B3  "Early In The Morning" 2:05
B4  "Low Down" 2:57
B5  "Clown's No Good" 2:18
B6  "Gonna Leave You Alone" 2:16

Emitt Rhodes - guitar, keyboards, vocals
Bill Rinehart - guitar, vocals
Rick Dey - guitar
Gary Kato - bass
Joel Larson - drums

Good stuff.

Casey Chambers

Friday, September 11, 2020

TCCDM Dig and Flip: "The Great Escape" - Paul Brickhill (1950)

"The Great Escape" by Paul Brickhill
Softcover, 264 pages

“The Great Escape” is an intensely detailed account of prisoners held in a German POW camp known as Stalag Luft-III.  The camp was made to hold the riskiest of war prisoners.  Author Paul Brickhill, who takes us into this camp, was himself a prisoner.  The guards were constantly on the lookout for any escape tricks.  Scrutinizing every movement they made.  Tunnels were not unheard of, but they were almost always unsuccessful and extremely dangerous.  And, as you can imagine, digging one is a ton of hard work and just one snafu and...pffft!  For the prisoners to have their best chance of pulling this off, the tunnel has to be deeper.  The tunnel has to be longer.  And the tunnel, of course, has to be dug in absolute incognito.  And not just one tunnel this time...but three!  And with prison guards constantly eyeballing them...well...that's a lot of major awesome chutzpah.  Somehow, and this is not a spoiler,  they succeed.  The amazing resourcefulness and incredible fortitude and courage these guys showed was...jaw-dropping.

There is no Steve McQueen...famously motorcycling over and through fences here, but apart from a few liberties, the action movie based on this story follows pretty close.  And make no mistake, this does not have a happy ending.  Only 76 prisoners actually made it through the tunnel,..and nearly all were recaptured.  And a huge number of those escapees were put to death by guards under Hitler's order.  Later, those same guards were arrested as war criminals.  Author Paul Brickhill's retelling of this incredible escape may not be as flashy as the star-studded film, but then again, the truth here cuts much deeper.

"Escape" - Alice Cooper / "Welcome To My Nightmare" (1975)

Good stuff.

Casey Chambers

Friday, September 4, 2020

TCCDM Pulls One Out..."I'm Still In Love With You" - Al Green (1972)

"I'm Still In Love With You" - Al Green (1972)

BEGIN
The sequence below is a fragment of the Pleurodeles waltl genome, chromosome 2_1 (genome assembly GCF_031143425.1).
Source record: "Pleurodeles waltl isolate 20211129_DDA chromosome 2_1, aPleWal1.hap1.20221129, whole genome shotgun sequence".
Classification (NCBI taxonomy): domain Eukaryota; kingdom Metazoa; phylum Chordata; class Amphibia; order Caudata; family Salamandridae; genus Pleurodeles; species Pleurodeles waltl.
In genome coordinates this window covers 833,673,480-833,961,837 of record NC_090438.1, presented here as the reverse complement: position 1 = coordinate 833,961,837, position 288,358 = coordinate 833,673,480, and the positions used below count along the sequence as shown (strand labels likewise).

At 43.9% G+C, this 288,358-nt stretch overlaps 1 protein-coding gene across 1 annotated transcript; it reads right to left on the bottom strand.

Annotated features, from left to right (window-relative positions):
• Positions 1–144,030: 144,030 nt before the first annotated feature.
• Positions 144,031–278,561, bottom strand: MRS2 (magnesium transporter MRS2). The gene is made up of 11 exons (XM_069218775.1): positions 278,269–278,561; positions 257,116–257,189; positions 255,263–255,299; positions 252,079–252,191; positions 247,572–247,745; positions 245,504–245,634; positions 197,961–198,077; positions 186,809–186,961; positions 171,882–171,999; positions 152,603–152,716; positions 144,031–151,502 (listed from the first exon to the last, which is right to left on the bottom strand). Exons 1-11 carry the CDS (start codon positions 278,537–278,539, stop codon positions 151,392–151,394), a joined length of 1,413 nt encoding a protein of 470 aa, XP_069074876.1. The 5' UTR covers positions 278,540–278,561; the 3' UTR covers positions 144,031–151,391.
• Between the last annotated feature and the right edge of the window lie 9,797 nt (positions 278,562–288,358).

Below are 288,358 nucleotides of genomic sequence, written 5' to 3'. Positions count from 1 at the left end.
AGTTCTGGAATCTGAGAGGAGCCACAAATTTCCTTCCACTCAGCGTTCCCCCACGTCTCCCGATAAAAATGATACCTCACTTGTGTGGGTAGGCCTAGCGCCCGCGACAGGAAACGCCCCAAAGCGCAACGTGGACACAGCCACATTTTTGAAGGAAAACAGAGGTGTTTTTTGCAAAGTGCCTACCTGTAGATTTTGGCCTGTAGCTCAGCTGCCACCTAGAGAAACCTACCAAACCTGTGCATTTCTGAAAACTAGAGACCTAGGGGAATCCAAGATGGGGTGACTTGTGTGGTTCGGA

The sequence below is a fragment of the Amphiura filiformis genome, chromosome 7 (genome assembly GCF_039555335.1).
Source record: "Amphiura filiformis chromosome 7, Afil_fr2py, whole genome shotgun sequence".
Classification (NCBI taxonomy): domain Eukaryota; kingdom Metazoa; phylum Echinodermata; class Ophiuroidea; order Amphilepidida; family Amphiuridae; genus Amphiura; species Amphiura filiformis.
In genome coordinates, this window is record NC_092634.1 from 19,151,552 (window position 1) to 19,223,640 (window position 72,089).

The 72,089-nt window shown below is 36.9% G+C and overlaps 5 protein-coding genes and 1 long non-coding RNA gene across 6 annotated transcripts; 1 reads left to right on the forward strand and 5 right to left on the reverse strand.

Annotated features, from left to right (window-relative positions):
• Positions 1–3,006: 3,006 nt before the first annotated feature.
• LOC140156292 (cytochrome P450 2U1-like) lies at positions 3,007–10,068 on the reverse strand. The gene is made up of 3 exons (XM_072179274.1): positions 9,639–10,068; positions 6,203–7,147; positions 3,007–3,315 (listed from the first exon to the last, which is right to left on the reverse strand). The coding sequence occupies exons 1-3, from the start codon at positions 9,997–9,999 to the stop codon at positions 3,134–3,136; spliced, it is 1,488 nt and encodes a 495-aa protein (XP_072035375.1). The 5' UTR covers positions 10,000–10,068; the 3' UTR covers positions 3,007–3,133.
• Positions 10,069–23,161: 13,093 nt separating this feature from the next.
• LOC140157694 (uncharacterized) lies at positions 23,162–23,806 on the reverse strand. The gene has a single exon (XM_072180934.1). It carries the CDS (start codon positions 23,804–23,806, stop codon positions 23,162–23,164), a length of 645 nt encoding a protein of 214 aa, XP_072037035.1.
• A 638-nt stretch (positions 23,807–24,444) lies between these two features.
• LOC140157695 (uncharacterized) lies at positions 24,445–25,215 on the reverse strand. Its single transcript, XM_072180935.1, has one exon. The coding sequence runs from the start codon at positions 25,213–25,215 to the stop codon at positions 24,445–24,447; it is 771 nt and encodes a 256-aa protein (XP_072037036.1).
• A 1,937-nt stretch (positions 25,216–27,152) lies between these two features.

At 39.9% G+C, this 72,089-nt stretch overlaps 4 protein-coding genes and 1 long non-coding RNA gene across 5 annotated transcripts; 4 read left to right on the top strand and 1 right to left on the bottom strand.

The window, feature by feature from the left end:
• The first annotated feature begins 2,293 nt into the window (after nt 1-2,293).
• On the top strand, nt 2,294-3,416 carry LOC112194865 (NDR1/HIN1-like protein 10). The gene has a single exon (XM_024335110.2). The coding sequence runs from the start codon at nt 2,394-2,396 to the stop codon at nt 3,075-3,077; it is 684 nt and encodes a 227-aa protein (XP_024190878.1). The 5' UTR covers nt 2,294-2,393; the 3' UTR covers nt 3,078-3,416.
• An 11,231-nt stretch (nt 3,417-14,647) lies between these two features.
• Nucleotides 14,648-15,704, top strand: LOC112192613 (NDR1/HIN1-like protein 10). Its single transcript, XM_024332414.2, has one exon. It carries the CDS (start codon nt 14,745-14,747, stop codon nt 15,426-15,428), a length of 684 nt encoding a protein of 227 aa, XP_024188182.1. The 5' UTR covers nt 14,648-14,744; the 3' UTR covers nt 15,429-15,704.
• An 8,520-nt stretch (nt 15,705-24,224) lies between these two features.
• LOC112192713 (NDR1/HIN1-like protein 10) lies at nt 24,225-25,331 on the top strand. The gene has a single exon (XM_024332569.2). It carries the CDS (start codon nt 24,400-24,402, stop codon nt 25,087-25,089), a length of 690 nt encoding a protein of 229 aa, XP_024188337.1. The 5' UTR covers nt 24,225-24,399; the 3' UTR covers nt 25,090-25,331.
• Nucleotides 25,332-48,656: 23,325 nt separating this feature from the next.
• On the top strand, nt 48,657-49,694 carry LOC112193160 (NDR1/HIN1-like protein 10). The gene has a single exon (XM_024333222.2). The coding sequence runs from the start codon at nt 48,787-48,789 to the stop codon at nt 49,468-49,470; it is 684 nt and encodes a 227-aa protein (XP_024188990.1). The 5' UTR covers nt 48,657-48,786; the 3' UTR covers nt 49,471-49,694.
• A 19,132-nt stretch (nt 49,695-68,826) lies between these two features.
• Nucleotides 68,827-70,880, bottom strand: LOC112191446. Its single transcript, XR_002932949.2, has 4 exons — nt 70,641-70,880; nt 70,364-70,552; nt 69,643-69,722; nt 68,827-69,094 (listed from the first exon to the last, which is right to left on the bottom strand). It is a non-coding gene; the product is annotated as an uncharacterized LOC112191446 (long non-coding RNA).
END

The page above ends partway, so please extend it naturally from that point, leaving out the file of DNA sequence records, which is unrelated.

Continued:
For whatever reason, I seldom see any Al Green albums in the wild.  Nice copies are just scarce and hard to come by.  For a guy who hit the sacred trifecta in the early 70s...well...those albums be hiding.  But hey, I finally have one now.  "I'm Still In Love With You" was his 5th studio album, but it was the middle child in his powerful trilogy of albums squeezed between "Let's Stay Together" (1972) and "Call Me." (1973)  Each considered one of his masterpieces.

Everybody should know Al Green by now, but for those who haven't the pleasure, Green's vocals are very distinct.  Beautifully unique.  Warm and romantic, and funky when funk is necessary.  And on this album...mercy!  The horns and drums absolutely pop.  And in just the right measure.  Just enough to let you know they are in the house but they have no plans of moving in.

Al Green wrote seven of the nine songs and four of them charted.  The other two songs were covers.  One is the Kris Kristofferson penned "For The Good Times" and is especially nice.  Absolutely kills it.  There is plenty of love and happiness and occasional heartbreak found here and it is all good.  I've yet to stumble upon Al Green's other two monster albums from his sacred trifecta, and many think they are even better.

"I'm Still In Love With You" (back)

All should be familiar with the hits here, but deeper track favorites are "One of These Good Old Days" and "For the Good Times."  Surprisingly, the classic "Love and Happiness" failed to grab me on the first lap.  Even though it ranked 98 on RS 500 Greatest Songs of All Time, I had to go back for a second and third helping of the album...before I got it.  It was where the song was placed on the album that bothered me.  I think the epic "Love and Happiness" would have been better served as the closing track on side one or side two rather than squeezed into the middle.  I was still trippin' on the catchy pop-soul that was tearing my heart out and I just wasn't ready to answer the other door.

"I'm Still In Love With You" is on the smaller Hi Records label out of Memphis and was distributed by London Records.  My copy was found at a local Wichita record swap for $9 simoleons.  And it was the only Al Green I saw that day.

Hi Records

Hi Records company sleeve

"One Of These Good Old Days" - Al Green - "I'm Still In Love With You" (1972)

A1  "I'm Still In Love With You" 3:12
A2  "I'm Glad You're Mine" 2:54
A3  "Love And Happiness" 5:00
A4  "What A Wonderful Thing Love Is" 3:37
A5  "Simply Beautiful" 4:08
B1  "Oh, Pretty Woman" 3:22
B2  "For The Good Times" 6:27
B3  "Look What You Done For Me" 3:04
B4  "One Of These Good Old Days" 3:15

Al Green - vocals
Jack Hale - trombone
Wayne Jackson - trumpet
Ed Logan - tenor horn, tenor sax
Andrew Love - tenor horn, tenor sax
Charles Chalmers - b-vocals, horn and string arrangments
James Mitchell - tenor horn, baritone sax, string and horn arrangments
Mabon "Teenie" Hodges - guitar
Leroy Hodges - bass
Charles Hodges - drums, organ, piano
Howard Grimes - drums, rhythm section
Al Jackson Jr. - drums
Ali Muhammed Jackson - drums
Sandra Chalmers - b-vocals
Donna Rhodes - b-vocals
Sandra Rhodes - b-vocals

Good stuff.

Casey Chambers